He also has crazy arm talent and although he does makes mistakes in the field sometimes (.953 FLD%), he makes some crazy highlight plays that make it up. And like Little, he increased his average by 85 points, on base by 100 points and slugging 180 points.
Some of his best games from the past year include the game against New Mexico when Jung had the first cycle for Texas Tech since 2008, and went 5 for 5 with two home runs and eight RBIs. He also homered three times in the opening weekend against Maine, and against Oklahoma had a walk-off balk.
In the NCAA Tournament, he was near impossible to stop. An anonymous coach said the only way to beat him is if he blinks or gets a mosquito in his eye. He’s been batted .459/.535/.568 with an OPS of 1.103. He only had seven RBIs and six runs, but he was getting on base and was a hard out. Not only that but he had several highlight defensive plays.
Jung also embraces the leadership role, as he’s always ahead of the pack and leading them through warm-ups. He still has another season left at Texas Tech, and we should embrace it. I don’t know when the next time we’ll see a guy with Josh Jung’s talent at Texas Tech.
— Texas Tech Baseball (@TTU_Baseball) June 11, 2018
The sixth cycle in school history belongs to Josh Jung! He’s the only Red Raider to accomplish the feat while going 5-for-5!
— Texas Tech Baseball (@TTU_Baseball) April 18, 2018
No. 2 Divine Oduduru, 200m, Track
|60 m||100 m||200 m||4 x 100 m|
|6.64||10.1||20.27 (Outdoor), 20.18 (Indoor)||39.01|
Why He Was Chosen?: He danced. Okay, maybe that isn’t why he made it. But why he danced is why he made it. Last month, Divine Oduduru ran the 200 meter dash in 20.273 to become a national champion at the NCAA Outdoor Track and Field Championship.
However, that’s not the only reason why he made it. The Nigerian born athlete had a great freshman (indoor) and sophomore (outdoor) season in Lubbock.
During the Indoor season, Oduduru set had the third fastest NCAA indoor 200 meter all time at 20.18, which was the fastest for the 2017 season. He finished second in the event at the NCAA championships with a time of 20.47.
Oduduru also finished seventh in the 60 meter dash with a time of 6.64. He did have the conference title in the 200 meter dash and finished second in the 60 meter dash.
For the Outdoor season, Oduduru did even better. He broke the school 100 meter dash record with a time of 10.10, helped break the 4×100 meter relay record with at time of 39.01 and qualified for the 100 meter, 200 meter and 4×100 meter relay at the Outdoor Championships. He won the Big 12 male performer of the year at the Big 12 meet.
Oduduru helped the Red Raiders finish 13th in 4×100 meter relay with a time of 39.37, finished 11th in the 100 meter dash with a time of 10.12, and finally the 200 meter dash, where he was fifth in qualifying before finishing first in the event. He was a big part why Texas Tech Track and Field finished fifth at the Outdoor Championships.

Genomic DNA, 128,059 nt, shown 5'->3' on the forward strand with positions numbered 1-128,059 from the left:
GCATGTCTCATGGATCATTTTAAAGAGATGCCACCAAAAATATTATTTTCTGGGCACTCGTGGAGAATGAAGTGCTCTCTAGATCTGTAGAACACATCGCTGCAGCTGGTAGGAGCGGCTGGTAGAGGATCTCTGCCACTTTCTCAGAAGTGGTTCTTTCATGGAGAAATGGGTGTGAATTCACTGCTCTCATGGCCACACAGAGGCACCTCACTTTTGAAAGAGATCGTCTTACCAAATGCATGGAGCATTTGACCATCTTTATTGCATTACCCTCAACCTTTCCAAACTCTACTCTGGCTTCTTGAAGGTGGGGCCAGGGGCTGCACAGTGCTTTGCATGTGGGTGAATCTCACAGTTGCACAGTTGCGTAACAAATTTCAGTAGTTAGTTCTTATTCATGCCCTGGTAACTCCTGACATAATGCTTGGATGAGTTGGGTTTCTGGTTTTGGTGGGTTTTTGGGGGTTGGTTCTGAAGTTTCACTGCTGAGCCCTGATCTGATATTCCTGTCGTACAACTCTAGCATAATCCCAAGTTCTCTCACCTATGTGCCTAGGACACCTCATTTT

He is will be a sophomore for indoor season and a junior for outdoor season for the Red Raiders, so there’s still plenty of chances for Oduduru. After competing in the Rio Olympics in 2016, perhaps he’ll play in the 2020 Olympics in a couple years.
No. 1 Keenan Evans, PG, Texas Tech
Why Was He Chosen?: Who else would you put here? A senior leader who came to Texas Tech whenever the basketball program was nothing, was just a low three star recruit, and transformed himself and the program.
He went from a player on a team that won just three conference games, to a team that could’ve won the Big 12 had he not gotten hurt, advanced to a program best Elite Eight, became an All-American by six publications and was a Top 15 finalist for the Wooden award.
His freshman year, he was a back-up to Robert Turner and played just 18.2 minutes a game. The following year he became a solid point guard who was known for having some clutch shots for Texas Tech that season. However, after that season is when he started to became the Keenan we saw last season.
Evans averaged 15.4 ppg, 3 apg and 2.8 rpg his junior year, and took over in some moments, but just didn’t have that killer/Kobe menatlity yet. He definitely had it last year, taking over for large stretches of games (Florida in the NCAA tournament, at home against Texas) and hit a game winner against the Longhorns.
In fact, that game against the Horns was the best in his career, as he had a box score of 38 points, four rebounds and three assists. Against Nevada, Evans had 32 points, eight rebounds and three assists.
Finally against Oklahoma, he proved he was the best player on the floor with 26 points, four rebounds and two assists. He drew “Go Keenan” chants from the crowd, which you don’t see much for individual players.
In the NCAA tournament, he put up 55 points total in Dallas, including some clutch points late against Florida to advance to the Sweet Sixteen. The toe injury hindered his performance in Boston, but Evans still tried his best to make Red Raider nation proud.
The reason why I picked Keenan Evans over the others is because 1.) a basketball player can impact a game individually more than anyone else in a team sport, 2.) he’s a senior leader who played all four years here, 3.) consistently played on the big stage, and played well, 4.) and helped his team reach a point the basketball team had never reached.
We’re going to miss Evans deeply, but Coach Chris Beard and guys like Jarrett Culver and newcomers like Khavon Moore are ready to step up. But there’s no doubt in my mind. Keenan Evans was the best athlete for Texas Tech this past season.